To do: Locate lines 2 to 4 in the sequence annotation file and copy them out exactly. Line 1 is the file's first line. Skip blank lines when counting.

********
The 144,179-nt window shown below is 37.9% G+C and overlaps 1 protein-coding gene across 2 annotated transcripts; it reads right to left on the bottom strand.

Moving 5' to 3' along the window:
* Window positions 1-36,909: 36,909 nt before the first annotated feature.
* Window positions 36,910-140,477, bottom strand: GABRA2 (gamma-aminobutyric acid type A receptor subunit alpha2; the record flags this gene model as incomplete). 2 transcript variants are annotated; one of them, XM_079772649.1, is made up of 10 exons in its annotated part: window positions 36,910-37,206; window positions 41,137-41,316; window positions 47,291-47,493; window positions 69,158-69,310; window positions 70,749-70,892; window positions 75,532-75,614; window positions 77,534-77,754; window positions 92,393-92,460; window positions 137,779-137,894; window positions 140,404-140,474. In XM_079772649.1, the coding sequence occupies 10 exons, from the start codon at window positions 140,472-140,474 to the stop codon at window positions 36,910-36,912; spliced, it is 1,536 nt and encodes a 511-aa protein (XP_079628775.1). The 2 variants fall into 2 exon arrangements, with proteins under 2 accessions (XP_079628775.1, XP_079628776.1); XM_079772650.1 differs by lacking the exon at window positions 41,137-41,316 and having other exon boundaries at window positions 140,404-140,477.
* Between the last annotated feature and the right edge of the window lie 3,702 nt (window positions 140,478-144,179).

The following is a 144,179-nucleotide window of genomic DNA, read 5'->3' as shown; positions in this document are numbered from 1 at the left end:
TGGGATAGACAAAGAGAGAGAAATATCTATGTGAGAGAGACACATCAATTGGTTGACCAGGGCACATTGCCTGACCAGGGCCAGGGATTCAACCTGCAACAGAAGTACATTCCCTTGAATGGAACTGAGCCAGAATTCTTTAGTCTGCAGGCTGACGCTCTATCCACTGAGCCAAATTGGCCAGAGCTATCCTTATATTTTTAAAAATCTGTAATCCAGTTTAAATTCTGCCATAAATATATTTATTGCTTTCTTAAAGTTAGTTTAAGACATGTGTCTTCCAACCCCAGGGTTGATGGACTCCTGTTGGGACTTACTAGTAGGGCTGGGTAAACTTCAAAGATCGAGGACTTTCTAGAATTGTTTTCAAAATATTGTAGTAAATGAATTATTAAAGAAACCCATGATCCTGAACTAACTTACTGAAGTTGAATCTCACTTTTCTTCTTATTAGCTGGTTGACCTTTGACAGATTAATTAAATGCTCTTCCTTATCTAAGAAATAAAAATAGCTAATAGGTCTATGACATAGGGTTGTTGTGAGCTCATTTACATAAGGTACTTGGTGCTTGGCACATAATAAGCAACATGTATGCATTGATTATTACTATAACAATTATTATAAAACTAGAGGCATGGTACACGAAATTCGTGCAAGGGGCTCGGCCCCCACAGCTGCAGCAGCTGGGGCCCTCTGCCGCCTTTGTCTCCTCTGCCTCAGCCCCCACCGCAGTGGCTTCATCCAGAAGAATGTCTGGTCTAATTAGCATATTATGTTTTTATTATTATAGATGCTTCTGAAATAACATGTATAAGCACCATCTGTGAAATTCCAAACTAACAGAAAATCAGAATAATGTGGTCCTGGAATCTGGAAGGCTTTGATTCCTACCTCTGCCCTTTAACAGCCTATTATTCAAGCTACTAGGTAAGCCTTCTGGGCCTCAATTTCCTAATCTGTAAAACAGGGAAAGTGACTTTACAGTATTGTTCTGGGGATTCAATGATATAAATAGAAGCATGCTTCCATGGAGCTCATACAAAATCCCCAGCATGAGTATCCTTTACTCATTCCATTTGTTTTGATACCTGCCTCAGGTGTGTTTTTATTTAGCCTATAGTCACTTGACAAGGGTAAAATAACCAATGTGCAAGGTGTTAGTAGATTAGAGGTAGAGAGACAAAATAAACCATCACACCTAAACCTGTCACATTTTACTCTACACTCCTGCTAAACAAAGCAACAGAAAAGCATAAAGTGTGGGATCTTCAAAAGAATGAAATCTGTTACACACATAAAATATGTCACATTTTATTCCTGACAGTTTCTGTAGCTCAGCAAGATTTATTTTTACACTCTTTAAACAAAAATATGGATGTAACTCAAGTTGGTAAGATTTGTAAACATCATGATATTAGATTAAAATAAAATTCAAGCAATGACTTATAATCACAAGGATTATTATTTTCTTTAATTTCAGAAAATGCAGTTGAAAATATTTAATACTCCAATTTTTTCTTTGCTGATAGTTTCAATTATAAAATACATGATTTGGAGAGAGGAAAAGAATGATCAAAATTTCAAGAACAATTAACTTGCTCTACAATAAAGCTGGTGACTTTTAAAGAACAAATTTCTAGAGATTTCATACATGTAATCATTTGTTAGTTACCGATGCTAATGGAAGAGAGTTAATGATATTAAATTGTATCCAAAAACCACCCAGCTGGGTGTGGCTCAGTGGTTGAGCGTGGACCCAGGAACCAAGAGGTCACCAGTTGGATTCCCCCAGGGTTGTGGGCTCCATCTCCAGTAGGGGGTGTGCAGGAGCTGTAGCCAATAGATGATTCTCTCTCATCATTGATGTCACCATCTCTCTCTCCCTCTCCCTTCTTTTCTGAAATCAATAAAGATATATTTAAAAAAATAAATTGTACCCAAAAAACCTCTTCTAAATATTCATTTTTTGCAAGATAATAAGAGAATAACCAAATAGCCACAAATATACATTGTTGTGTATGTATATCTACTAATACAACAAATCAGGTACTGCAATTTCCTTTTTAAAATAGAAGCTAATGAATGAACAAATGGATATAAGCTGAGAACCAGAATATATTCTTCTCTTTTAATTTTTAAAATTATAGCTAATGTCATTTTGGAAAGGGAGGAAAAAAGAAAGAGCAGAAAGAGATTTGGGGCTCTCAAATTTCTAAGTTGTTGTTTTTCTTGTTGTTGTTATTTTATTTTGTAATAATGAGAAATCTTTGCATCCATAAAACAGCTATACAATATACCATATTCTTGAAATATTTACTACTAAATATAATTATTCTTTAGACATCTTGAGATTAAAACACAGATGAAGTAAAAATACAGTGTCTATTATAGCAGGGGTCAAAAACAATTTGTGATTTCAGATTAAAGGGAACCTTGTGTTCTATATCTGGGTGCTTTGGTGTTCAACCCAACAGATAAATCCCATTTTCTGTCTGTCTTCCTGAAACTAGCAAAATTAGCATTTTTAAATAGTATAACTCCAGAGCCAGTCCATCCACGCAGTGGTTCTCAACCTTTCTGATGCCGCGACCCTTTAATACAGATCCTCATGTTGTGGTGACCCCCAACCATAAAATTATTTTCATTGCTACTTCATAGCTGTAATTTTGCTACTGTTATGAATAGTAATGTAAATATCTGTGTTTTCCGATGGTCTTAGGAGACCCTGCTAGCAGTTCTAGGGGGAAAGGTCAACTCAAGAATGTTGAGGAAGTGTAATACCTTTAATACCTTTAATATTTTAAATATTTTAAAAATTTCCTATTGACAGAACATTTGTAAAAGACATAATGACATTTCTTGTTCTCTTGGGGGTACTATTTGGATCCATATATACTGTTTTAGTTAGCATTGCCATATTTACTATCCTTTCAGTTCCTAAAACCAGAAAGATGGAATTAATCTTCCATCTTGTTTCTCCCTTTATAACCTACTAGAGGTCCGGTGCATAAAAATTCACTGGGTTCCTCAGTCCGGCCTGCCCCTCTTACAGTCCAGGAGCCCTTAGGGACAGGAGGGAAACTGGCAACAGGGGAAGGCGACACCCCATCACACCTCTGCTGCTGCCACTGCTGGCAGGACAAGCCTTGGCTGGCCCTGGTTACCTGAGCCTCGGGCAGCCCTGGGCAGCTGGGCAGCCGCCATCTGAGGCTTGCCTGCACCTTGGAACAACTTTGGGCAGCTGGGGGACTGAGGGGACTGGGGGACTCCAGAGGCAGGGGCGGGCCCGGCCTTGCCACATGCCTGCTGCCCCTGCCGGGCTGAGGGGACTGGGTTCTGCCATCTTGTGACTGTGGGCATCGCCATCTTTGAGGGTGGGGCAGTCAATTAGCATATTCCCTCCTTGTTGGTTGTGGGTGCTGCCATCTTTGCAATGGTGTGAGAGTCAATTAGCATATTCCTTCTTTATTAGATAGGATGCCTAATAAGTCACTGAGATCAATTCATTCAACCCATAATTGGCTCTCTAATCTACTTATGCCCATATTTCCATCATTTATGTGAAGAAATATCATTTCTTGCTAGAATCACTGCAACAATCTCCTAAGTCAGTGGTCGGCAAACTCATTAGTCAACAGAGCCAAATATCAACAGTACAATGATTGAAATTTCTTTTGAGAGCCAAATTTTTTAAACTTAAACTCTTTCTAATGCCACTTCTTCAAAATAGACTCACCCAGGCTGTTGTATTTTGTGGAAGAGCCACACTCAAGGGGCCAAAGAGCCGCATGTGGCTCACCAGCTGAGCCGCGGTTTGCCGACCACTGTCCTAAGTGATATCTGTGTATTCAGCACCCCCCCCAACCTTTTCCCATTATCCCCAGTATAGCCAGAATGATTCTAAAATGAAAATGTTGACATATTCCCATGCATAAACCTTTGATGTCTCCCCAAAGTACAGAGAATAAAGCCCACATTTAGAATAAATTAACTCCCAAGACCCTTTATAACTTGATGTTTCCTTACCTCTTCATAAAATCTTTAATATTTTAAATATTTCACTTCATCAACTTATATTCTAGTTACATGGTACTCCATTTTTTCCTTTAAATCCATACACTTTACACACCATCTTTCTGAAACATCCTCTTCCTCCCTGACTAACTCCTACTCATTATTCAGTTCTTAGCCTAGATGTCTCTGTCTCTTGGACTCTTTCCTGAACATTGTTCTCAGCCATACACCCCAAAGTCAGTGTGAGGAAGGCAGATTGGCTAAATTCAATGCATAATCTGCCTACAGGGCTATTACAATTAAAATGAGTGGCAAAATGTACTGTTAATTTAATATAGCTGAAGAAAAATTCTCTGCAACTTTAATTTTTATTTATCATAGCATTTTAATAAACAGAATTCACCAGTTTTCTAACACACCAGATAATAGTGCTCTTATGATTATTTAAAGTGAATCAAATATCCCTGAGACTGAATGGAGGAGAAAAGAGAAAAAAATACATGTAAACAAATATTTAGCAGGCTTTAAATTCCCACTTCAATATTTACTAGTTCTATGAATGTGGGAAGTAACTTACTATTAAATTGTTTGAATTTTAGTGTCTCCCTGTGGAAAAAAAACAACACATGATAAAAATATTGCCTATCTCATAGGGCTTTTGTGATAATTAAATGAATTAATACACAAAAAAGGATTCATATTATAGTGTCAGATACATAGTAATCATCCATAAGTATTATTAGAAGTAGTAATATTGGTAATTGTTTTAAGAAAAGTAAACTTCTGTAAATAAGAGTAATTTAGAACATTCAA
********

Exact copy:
Moving 5' to 3' along the window:
* Window positions 1-36,909: 36,909 nt before the first annotated feature.
* Window positions 36,910-140,477, bottom strand: GABRA2 (gamma-aminobutyric acid type A receptor subunit alpha2; the record flags this gene model as incomplete). 2 transcript variants are annotated; one of them, XM_079772649.1, is made up of 10 exons in its annotated part: window positions 36,910-37,206; window positions 41,137-41,316; window positions 47,291-47,493; window positions 69,158-69,310; window positions 70,749-70,892; window positions 75,532-75,614; window positions 77,534-77,754; window positions 92,393-92,460; window positions 137,779-137,894; window positions 140,404-140,474. In XM_079772649.1, the coding sequence occupies 10 exons, from the start codon at window positions 140,472-140,474 to the stop codon at window positions 36,910-36,912; spliced, it is 1,536 nt and encodes a 511-aa protein (XP_079628775.1). The 2 variants fall into 2 exon arrangements, with proteins under 2 accessions (XP_079628775.1, XP_079628776.1); XM_079772650.1 differs by lacking the exon at window positions 41,137-41,316 and having other exon boundaries at window positions 140,404-140,477.